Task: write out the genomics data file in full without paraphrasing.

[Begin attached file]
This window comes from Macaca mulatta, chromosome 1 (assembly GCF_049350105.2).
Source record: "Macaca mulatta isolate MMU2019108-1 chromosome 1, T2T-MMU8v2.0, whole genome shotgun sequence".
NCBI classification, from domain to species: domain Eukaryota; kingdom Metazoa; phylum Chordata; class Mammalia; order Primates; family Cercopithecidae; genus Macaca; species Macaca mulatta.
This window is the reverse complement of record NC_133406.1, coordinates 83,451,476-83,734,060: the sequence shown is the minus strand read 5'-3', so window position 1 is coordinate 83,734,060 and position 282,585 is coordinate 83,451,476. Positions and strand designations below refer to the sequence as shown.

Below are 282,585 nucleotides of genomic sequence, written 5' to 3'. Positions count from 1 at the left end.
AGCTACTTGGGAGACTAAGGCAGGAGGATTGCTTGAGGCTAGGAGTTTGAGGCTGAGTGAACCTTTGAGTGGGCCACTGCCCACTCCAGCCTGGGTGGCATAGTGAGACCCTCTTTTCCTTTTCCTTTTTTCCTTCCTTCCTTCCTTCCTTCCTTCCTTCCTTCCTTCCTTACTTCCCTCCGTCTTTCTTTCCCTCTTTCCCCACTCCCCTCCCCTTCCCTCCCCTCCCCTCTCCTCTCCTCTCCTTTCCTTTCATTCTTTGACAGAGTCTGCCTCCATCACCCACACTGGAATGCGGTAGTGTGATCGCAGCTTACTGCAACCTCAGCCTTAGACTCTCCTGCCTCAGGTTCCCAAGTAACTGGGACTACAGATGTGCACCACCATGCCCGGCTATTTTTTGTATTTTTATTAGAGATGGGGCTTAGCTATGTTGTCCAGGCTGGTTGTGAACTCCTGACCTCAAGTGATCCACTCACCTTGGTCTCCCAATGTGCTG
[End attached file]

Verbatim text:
This window comes from Macaca mulatta, chromosome 1 (assembly GCF_049350105.2).
Source record: "Macaca mulatta isolate MMU2019108-1 chromosome 1, T2T-MMU8v2.0, whole genome shotgun sequence".
NCBI classification, from domain to species: domain Eukaryota; kingdom Metazoa; phylum Chordata; class Mammalia; order Primates; family Cercopithecidae; genus Macaca; species Macaca mulatta.
This window is the reverse complement of record NC_133406.1, coordinates 83,451,476-83,734,060: the sequence shown is the minus strand read 5'-3', so window position 1 is coordinate 83,734,060 and position 282,585 is coordinate 83,451,476. Positions and strand designations below refer to the sequence as shown.

Below are 282,585 nucleotides of genomic sequence, written 5' to 3'. Positions count from 1 at the left end.
AGCTACTTGGGAGACTAAGGCAGGAGGATTGCTTGAGGCTAGGAGTTTGAGGCTGAGTGAACCTTTGAGTGGGCCACTGCCCACTCCAGCCTGGGTGGCATAGTGAGACCCTCTTTTCCTTTTCCTTTTTTCCTTCCTTCCTTCCTTCCTTCCTTCCTTCCTTCCTTCCTTACTTCCCTCCGTCTTTCTTTCCCTCTTTCCCCACTCCCCTCCCCTTCCCTCCCCTCCCCTCTCCTCTCCTCTCCTTTCCTTTCATTCTTTGACAGAGTCTGCCTCCATCACCCACACTGGAATGCGGTAGTGTGATCGCAGCTTACTGCAACCTCAGCCTTAGACTCTCCTGCCTCAGGTTCCCAAGTAACTGGGACTACAGATGTGCACCACCATGCCCGGCTATTTTTTGTATTTTTATTAGAGATGGGGCTTAGCTATGTTGTCCAGGCTGGTTGTGAACTCCTGACCTCAAGTGATCCACTCACCTTGGTCTCCCAATGTGCTG